(Don't comment about) who attends gifted programs
January 13, 2013 7:57 AM   Subscribe

Gifted and talented on the Upper West Side. The New York Times provides a sequel to its February 2012 story on the racial demographics of elite test-admission high school Stuyvesant with reporting on the demographics of kindergarten-entry elementary gifted programs, focusing on an Upper West Side classroom program, typical of those which serve kids who test as gifted but not high enough to qualify for the dedicated gifted elementary campuses and schools-within-schools. The Stuyvesant story had only 223 published comments because the editors turned off commenting in record time, well before the story appeared in print -- and this time around no comments are allowed at all.
posted by MattD (12 comments total)

This post was deleted for the following reason: Framing this with the "they've closed the comments" thing is pre-dooming the discussion, it seems; if the report is interesting on its own maybe try again tomorrow without that framing? -- LobsterMitten



 
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posted by benzenedream at 8:09 AM on January 13, 2013 [3 favorites]


Since I can't comment on the article: I will disclose this here: back in the day, there was a research institute which studied various forms of intelligence. The money-maker (because grants are tough to come by these days) was in "consultations": for several hundred dollars a pop (just to start), you could pay to have your child, who was "underperforming" (i.e. NOT getting A's or on the G/T tract) certified as "differently gifted." Not learning disabled, mind you...that's not what this was. "Differently gifted." Because there is a social class that really does live in Lake Woebegon, where all the children MUST be better than average. (Leaving behind the kids whose parents can't even afford basic tutoring and may not know what an IEP is, much less how to navigate the system to demand one.) I also recently heard another parent describe how one of his kids went from reading far below grade level, to reading two grade levels above, due to (demanded upon) specialized interventions, instead of being labeled as special ed track for the rest of elementary school. This was an African-American family....where both parents had advanced degrees and make a combined six figures per year.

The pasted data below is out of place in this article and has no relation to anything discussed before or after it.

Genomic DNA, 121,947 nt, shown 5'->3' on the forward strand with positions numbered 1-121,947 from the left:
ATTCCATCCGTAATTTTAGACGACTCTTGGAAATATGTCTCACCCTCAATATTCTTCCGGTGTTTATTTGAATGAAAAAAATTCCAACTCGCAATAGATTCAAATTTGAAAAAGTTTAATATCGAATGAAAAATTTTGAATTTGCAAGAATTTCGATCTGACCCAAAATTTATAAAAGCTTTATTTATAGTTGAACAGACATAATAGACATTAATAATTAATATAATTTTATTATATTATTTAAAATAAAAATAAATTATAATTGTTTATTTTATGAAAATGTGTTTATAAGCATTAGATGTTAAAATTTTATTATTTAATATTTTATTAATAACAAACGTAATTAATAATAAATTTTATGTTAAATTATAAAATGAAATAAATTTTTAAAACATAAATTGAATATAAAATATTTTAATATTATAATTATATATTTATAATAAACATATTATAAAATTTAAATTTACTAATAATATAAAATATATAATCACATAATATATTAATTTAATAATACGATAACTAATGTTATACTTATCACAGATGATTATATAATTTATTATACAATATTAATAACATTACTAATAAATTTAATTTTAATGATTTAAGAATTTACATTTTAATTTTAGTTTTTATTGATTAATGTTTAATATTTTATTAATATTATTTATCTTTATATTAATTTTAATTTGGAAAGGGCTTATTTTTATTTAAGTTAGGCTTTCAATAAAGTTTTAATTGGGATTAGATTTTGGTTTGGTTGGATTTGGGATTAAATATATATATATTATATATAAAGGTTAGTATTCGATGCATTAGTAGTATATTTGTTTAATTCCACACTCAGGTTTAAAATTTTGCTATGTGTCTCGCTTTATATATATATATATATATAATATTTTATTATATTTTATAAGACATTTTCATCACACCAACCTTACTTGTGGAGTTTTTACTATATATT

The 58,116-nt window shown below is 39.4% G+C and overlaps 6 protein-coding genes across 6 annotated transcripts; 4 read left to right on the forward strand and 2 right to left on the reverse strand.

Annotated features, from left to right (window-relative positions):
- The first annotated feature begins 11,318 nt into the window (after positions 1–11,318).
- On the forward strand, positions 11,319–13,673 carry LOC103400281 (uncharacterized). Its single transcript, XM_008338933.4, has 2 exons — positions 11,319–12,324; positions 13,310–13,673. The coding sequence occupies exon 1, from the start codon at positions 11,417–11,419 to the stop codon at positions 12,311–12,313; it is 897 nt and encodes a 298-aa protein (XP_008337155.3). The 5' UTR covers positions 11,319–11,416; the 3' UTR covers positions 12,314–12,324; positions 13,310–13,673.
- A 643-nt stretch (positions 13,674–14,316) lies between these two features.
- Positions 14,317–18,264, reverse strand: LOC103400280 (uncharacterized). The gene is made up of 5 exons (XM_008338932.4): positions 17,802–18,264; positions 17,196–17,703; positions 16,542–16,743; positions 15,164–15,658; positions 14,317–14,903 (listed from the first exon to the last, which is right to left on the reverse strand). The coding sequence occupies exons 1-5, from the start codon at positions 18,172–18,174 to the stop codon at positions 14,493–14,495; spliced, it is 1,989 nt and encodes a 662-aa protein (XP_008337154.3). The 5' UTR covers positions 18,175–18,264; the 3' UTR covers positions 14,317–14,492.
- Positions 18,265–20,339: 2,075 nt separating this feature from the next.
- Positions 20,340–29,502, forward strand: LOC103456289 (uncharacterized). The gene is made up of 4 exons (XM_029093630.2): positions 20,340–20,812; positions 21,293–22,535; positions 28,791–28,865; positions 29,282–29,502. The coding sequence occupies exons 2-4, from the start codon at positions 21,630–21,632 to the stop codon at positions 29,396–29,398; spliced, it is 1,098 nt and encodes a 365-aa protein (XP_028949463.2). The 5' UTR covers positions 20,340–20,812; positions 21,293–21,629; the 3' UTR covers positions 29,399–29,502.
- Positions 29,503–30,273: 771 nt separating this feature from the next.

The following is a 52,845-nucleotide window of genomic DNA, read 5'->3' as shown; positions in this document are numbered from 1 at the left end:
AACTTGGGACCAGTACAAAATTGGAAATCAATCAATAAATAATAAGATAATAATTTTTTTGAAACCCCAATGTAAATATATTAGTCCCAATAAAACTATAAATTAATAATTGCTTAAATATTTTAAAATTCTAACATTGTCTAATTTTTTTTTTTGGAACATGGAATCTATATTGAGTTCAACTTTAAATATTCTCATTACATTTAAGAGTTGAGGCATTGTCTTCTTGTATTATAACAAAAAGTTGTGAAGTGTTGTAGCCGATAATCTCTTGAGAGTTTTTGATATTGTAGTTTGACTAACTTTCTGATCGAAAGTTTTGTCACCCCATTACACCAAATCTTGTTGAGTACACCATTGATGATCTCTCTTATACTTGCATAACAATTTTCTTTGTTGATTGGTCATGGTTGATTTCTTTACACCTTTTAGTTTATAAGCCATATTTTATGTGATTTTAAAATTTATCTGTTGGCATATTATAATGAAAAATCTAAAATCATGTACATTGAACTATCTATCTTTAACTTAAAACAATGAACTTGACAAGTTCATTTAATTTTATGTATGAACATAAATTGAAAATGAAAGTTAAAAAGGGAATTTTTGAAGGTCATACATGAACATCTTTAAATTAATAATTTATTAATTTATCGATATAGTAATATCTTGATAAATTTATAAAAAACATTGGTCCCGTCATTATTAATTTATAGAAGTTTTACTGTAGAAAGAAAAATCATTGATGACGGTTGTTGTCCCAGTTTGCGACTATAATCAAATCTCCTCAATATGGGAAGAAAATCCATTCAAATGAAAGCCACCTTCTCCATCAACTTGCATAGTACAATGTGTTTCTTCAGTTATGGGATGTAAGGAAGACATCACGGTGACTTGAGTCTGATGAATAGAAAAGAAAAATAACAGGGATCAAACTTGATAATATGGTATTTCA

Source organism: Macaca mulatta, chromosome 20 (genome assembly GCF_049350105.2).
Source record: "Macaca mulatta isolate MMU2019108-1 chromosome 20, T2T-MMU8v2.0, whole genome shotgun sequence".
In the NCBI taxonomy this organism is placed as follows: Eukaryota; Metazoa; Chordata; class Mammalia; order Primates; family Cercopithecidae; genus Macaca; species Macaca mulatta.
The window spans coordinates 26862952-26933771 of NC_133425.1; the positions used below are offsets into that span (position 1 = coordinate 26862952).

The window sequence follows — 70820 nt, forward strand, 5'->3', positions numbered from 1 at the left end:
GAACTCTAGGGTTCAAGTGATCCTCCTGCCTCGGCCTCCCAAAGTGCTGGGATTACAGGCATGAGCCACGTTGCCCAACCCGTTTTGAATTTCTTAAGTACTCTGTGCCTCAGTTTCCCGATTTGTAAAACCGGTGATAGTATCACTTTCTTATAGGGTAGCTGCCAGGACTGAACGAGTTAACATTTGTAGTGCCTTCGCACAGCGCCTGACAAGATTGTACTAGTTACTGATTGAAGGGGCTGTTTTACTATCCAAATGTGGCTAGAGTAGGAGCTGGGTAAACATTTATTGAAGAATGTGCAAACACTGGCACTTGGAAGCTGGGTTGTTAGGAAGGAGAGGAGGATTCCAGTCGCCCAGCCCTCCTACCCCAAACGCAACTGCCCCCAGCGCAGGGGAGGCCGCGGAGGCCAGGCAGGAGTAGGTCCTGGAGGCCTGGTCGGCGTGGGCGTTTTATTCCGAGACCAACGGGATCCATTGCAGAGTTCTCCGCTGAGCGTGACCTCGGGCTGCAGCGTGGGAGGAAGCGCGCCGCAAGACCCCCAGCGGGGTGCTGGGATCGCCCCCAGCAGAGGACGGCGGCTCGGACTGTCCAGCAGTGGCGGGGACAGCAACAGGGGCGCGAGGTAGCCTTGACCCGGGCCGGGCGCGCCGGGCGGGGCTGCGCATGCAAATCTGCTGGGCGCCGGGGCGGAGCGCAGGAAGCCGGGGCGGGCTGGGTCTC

posted by availablelight at 8:10 AM on January 13, 2013


Maybe I'm naive but can someone explain in plain English (not a knowing wink) why exactly the Times turned off comments the first time and has blocked them this time? I browsed through the comments on the first article and didn't see anything terrible. It's definitely a complex and fraught subject but I wasn't aware the Times even had a policy of selectively turning comments on and off, and it's not clear to me what their motivation is for doing it here.
posted by pete_22 at 8:29 AM on January 13, 2013 [1 favorite]


I'm obviously not on the gifted track because it's not clear to me WHY they disabled the comments.
posted by leotrotsky at 8:30 AM on January 13, 2013 [1 favorite]


Is it just that lots of Times readers are helicopter parents in NYC whose kids are in these gifted classes and they're inclined to be angry and defensive about it?
posted by pete_22 at 8:31 AM on January 13, 2013